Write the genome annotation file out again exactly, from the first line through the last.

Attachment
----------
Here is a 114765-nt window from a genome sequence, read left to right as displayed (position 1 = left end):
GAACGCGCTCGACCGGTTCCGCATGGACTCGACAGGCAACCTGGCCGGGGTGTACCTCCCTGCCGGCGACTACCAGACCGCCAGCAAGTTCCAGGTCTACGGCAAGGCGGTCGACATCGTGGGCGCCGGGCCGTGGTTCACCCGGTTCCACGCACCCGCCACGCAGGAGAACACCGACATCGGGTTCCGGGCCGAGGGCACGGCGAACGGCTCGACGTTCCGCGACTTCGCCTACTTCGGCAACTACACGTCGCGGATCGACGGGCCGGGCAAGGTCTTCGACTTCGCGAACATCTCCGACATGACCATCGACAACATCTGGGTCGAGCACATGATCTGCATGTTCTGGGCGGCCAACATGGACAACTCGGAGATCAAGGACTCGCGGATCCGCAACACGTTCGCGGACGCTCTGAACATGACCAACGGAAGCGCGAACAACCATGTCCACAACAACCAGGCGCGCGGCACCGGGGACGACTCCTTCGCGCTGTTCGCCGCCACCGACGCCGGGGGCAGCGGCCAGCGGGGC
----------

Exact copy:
Here is a 114765-nt window from a genome sequence, read left to right as displayed (position 1 = left end):
GAACGCGCTCGACCGGTTCCGCATGGACTCGACAGGCAACCTGGCCGGGGTGTACCTCCCTGCCGGCGACTACCAGACCGCCAGCAAGTTCCAGGTCTACGGCAAGGCGGTCGACATCGTGGGCGCCGGGCCGTGGTTCACCCGGTTCCACGCACCCGCCACGCAGGAGAACACCGACATCGGGTTCCGGGCCGAGGGCACGGCGAACGGCTCGACGTTCCGCGACTTCGCCTACTTCGGCAACTACACGTCGCGGATCGACGGGCCGGGCAAGGTCTTCGACTTCGCGAACATCTCCGACATGACCATCGACAACATCTGGGTCGAGCACATGATCTGCATGTTCTGGGCGGCCAACATGGACAACTCGGAGATCAAGGACTCGCGGATCCGCAACACGTTCGCGGACGCTCTGAACATGACCAACGGAAGCGCGAACAACCATGTCCACAACAACCAGGCGCGCGGCACCGGGGACGACTCCTTCGCGCTGTTCGCCGCCACCGACGCCGGGGGCAGCGGCCAGCGGGGC